Former Secretary of State Lawrence Eagleburger, who served under President George H.W. Bush, addressed the University of Virginia's International Relations Organization Wednesday night, focusing on how he expects foreign affairs to impact the upcoming presidential election.
According to IRO President Arjun Sharath, Eagleburger was able to weave his practical experience in the field of foreign affairs into his presentation, focusing on foreign affairs' effect on the upcoming election.
Eagleburger "has a vast store of experience and knowledge," Sharath said. "Most speakers don't have such a firsthand perspective with foreign affairs."
During his presentation, the former secretary of state quickly honed in on the importance of the upcoming presidential election, offering his insights and predictions about what will transpire in November and thereafter.
Evaluating the presidential nominees, he contended that the election of a Democrat in November would move the timetable in Iraq up substantially. Eagleburger, a supporter of John McCain, argued against candidates sponsoring a quick pullout from Iraq, saying, "it's hard to achieve stability when you're packing up and moving out."
Eagleburger added that as unpleasant as the war in Iraq may be, he believes the United States cannot and should not pull out, as the troop surge is working to some degree.
"We should be very careful if we pull out," he said. "The consequences are going to be horrendous."
University Democrats President Sarah Buckley told The Cavalier Daily she believes Eagleburger is "neglecting the effect [of the Iraq war] on American families and American lives."
Buckley added that alternate options to achieving stability and success in Iraq other than military actions still exist.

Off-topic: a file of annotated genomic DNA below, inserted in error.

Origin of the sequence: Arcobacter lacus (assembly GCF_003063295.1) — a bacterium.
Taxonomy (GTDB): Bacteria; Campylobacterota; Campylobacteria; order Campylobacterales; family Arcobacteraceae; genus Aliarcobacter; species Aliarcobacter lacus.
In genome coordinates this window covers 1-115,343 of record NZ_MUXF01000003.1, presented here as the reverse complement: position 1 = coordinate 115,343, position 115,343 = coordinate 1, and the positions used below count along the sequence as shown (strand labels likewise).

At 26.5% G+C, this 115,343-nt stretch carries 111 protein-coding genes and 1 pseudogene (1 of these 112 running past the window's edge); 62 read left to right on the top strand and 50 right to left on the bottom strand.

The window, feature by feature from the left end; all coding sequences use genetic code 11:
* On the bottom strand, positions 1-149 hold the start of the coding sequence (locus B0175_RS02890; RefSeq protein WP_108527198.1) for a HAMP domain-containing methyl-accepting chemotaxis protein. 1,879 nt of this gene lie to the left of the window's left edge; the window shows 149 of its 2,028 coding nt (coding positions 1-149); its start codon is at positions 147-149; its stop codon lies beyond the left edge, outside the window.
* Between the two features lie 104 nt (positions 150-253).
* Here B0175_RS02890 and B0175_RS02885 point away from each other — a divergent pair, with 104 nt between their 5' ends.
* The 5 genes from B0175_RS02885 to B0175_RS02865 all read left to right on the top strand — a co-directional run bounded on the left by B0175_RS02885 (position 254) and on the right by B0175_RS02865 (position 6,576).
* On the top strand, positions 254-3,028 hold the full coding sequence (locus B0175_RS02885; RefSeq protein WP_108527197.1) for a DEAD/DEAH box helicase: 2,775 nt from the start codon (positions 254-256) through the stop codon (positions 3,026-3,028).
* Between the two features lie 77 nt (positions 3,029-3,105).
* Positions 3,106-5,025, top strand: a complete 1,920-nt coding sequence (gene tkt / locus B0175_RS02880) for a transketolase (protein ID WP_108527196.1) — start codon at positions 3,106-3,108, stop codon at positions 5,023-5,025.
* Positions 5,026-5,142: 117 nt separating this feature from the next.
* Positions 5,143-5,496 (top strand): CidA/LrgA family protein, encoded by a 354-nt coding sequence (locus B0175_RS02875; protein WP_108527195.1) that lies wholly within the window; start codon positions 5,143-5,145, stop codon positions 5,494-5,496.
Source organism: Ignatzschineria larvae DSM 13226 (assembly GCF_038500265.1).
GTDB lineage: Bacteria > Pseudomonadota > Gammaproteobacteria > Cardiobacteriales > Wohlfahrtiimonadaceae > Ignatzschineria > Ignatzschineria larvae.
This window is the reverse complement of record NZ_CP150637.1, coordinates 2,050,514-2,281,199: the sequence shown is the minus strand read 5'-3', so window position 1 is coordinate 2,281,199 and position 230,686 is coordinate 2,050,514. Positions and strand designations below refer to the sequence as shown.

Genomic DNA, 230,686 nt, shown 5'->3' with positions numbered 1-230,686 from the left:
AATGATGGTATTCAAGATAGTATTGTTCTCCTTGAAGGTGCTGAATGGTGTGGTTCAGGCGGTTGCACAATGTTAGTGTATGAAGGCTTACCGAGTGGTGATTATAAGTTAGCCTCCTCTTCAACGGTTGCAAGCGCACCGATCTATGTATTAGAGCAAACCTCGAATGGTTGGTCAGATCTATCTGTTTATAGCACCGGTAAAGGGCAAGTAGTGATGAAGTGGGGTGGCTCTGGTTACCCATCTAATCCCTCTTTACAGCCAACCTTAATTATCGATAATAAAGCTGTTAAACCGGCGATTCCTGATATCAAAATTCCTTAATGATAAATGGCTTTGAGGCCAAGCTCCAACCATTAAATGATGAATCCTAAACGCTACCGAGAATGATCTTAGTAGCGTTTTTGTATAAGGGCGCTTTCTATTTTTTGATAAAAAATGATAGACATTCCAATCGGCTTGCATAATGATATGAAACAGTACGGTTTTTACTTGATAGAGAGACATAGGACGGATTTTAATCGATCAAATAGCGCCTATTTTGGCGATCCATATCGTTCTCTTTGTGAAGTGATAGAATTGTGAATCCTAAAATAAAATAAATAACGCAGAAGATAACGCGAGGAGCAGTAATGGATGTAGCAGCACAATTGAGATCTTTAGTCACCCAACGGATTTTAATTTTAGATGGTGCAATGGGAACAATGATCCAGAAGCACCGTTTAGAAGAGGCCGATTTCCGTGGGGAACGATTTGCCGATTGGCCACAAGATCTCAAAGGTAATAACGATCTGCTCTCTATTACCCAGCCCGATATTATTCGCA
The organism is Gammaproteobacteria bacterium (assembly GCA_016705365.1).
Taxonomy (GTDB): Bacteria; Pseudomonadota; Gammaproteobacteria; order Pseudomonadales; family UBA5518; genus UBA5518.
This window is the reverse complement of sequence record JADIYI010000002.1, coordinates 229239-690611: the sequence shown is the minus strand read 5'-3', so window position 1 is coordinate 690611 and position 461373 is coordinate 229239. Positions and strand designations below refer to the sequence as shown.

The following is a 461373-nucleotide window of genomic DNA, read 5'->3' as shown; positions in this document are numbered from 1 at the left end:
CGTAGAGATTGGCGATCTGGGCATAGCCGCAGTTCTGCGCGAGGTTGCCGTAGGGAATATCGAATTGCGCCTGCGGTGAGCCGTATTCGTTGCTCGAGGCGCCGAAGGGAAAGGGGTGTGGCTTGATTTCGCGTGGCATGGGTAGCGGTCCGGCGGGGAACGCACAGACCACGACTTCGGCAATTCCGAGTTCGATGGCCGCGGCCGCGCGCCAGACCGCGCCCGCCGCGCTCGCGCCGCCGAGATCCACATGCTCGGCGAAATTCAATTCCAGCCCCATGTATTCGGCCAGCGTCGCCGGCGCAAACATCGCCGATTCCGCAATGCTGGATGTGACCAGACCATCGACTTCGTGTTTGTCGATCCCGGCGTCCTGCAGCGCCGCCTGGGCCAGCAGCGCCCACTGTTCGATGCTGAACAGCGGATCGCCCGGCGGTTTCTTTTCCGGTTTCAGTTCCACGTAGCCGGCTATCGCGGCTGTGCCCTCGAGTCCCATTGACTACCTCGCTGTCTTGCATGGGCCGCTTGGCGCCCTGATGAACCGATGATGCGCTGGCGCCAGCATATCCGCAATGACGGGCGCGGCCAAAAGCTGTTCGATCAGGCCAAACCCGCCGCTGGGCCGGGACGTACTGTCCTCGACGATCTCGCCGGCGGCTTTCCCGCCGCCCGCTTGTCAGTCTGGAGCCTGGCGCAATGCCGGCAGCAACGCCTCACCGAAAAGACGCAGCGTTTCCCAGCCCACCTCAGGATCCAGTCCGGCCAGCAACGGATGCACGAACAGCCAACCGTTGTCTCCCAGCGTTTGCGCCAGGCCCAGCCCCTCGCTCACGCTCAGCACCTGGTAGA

For Eagleburger, that success will be achieved when the United States is able to drive out terrorists living and working in Iraq, but he emphasized there is still much to be done.
Though he said he initially supported the war, he noted that the United States has made some "terrible mistakes" and that the country is a long way from solutions.
"If nothing else had happened after the fall of Saddam, we might still be viewed as liberators," Eagleburger said. "We won the war, but lost the peace and are now paying the price for that."
Eagleburger said the "threatening state of the economy" will also play a major role in the upcoming elections, noting that energy conservation will grab the nation's focus, underscored by the high price of oil.
Buckley maintained that energy independence and conservation are of more importance to the Democratic Party than to the GOP, but both she and Eagleburger highlighted it as an important issue.
"A serious internal issue facing the United States is in energy and its costs," Eagleburger said, maintaining that economic and international policy will be greatly affected by issues pertaining to oil and its alternative sources. Eagleburger noted that he believes ethanol is not a good alternative, as it will likely cost more in the long run.
Eagleburger ended his speech with an appeal to college students, calling them to take action and become involved in current events.
"If I were a little younger, I would have to do something," he said.
According to Sharath, the event, which was open to the public, had a record turnout for the organization. Sharath added that about half of those in attendance were not IRO members.
"The room was overflowing. ... I'm definitely happy to see that kind of enthusiasm in the student body," Sharath said.
© 2008 Cavalier Daily via U-WIRE